Anyone can be a DJ…….right?

12Dec11

Well yes anyone can be a DJ. In this day and age when “pro audio equipment” is cheaper than ever more and more people are taking it up and thinking “looks dead easy I can do that”. Now I always pride myself on always being positive so rather than address that directly I will instead discuss what I do and more importantly why I do it.

I won’t go into my life story here but I got myself a cheap second hand pair of turntables back in 2002 and grabbed myself a few vinyl records (remember those large cd things that can be found in our parents attic?). This was a time when vinyl was very expensive and the store I used was based in Birmingham so each week I would spend between £10-£40 on some records I just couldn’t live without. Naturally this was a hobby that quickly turned into an obsession with recorded music and before I knew it I had spent thousands before I even earnt a penny! It was only when I did my first mobile event in 2007 that passion was put to use and enabled me to use my music to influence peoples behaviour and seeing people smiling and dancing gave me a buzz that no car, girl, booze or video game could provide.

That is the only thing that has remained the same since that day, in fact a moment that inspired this post happened on Friday night. I was DJing for a private school party and of course they are all about their modern music however it was right at the end when all the parents had arrived to collect their children (aged between 11-14). I had finished on a couple of Christmas songs, thanked them for being fantastic and got a huge applause at the end. This wasn’t a planned moment but I had the sudden urge to play another song so I said because they had been so good heres one last cheeky number and before you knew it Shakin Stevens – Merry Christmas was on. Parents and their children alike just exploded and started dancing with each other, forming a huge circle and two by two random parents, teachers and their children were dancing in the centre. It sent shivers down my spine seeing a group of people dancing and enjoying themselves like that and brought a huge smile to my face.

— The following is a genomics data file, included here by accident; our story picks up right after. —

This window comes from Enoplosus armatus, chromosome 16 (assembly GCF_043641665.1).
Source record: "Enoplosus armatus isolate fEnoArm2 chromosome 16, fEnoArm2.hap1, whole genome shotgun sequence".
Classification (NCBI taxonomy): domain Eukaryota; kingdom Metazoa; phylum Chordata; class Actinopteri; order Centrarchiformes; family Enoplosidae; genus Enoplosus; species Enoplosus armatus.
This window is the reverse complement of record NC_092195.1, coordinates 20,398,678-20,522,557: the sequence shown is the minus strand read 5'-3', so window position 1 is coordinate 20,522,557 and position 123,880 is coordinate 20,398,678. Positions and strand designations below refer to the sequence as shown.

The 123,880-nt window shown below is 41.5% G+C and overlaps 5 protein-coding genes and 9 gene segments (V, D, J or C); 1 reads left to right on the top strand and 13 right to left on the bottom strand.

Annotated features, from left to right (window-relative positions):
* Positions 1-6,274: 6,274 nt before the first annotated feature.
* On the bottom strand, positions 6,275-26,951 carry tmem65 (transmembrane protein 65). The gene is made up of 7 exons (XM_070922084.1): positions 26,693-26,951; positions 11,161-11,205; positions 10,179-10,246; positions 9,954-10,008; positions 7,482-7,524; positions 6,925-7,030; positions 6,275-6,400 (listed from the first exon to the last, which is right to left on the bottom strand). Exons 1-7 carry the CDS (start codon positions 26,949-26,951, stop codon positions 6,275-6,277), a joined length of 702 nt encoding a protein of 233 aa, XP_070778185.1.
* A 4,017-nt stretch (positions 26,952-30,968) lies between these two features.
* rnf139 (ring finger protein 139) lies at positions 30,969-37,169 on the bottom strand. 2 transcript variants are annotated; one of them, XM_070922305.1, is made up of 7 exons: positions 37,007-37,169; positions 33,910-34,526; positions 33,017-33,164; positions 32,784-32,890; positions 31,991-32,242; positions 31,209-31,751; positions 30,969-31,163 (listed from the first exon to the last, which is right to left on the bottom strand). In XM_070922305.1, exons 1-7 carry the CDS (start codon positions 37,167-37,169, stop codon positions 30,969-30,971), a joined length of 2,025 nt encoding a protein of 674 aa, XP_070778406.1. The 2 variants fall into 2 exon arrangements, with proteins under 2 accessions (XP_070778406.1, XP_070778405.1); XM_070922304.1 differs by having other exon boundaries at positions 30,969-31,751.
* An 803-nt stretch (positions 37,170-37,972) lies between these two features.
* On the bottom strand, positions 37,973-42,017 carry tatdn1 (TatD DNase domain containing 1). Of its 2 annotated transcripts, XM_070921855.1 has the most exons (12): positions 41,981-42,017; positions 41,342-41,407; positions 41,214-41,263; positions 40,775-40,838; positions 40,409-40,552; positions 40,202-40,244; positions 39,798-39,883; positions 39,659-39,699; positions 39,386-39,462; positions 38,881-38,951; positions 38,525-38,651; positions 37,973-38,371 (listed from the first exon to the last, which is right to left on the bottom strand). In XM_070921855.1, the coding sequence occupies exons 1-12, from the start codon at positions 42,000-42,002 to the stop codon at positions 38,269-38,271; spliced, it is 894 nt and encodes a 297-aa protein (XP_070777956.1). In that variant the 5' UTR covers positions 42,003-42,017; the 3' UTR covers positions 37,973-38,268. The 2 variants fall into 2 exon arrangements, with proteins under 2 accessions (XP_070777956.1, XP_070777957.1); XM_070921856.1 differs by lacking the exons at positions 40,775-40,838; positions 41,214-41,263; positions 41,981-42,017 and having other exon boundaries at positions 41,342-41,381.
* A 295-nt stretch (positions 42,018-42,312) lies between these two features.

I can tell you now that moment wouldn’t of happened back in 2007. Reliable equipment plays its part in what I do but its the vast experience of events that has altered everything else that I do. I remember reading a book about DJing years ago that summed it up well “The DJ should have one foot in the booth and one foot on the dancefloor”. I could be looking down at the floor while bringing in a new tune and I would know if its working or not because I’ve developed a keen sense of feeling the energy of the room. I know this sounds somewhat “hippy” but it is true.

During the beginning of an event I might be appearing to play just any old songs without any thought, wrong!

Each song is a question, I’m putting it out there to gauge peoples reactions and body language. If I feel it is positive I’ll remember that for the rest of the night and likewise if it is negative. After a couple of hours I have narrowed down what is working for my crowd and use this information later on to get people dancing. I don’t go to any event with the mindset of “I feel like playing loads of xxx tonight”. In fact the only songs I know I’m going to play are the requests made beforehand and it is also why I suggest that my clients make at most 20 requests.

Having dealt with so many requests over the years two things have become clear. Firstly everyone thinks all their friends like the same music as they do and secondly everyone has vastly different musical tastes. This challenge is of course placed on a Wedding DJ with three or four generations of family members present and so a knowledge of different musical genres are important. I would say at 90% of my Weddings at some point I will play records that fall into any of the following genres

-Motown/Northern Soul

-Disco

-Rock/Indie

-Pop

-Dance

-RnB

-“Cheese”

-Funk/Soul

Of course you have genres that span many decades so not only is it important for say the rock genre to have the recent big hitters such as Kings Of Leon and The Killers but also to have tunes that go back to the 60’s/70’s such as Boston, Rolling Stones and The Kinks.

Thats a fair number of songs right? Having them is one thing but the real art is playing them at the right time and a question that enters my head when a song is “cued up” and ready to play is that the best possible choice for that moment. Even when moving from one genre to another there are musical elements that help “link” the songs together and help maintain a flow. Best example is Eliza Doolittle – Pack Up being a modern “pop” song however it has a heavy motown feel so would mix very nicely with something like the Isley Brothers – This Heart Of Mine.

In summing up as I said anyone can be a DJ but going into a room full of strangers, engaging with them and playing to them is a skill that takes time and experience. It doesn’t just stop at the gig you need to research all the different musical genres and learn what works and doesn’t, finding out what your client wants and of course presenting the service in a professional manner.

I hope that you have found this an interesting read and that you have a better understanding of my way of working.

Neil

http://www.deckstardeluxe.com

http://www.twitter.com/cheltenhamdj



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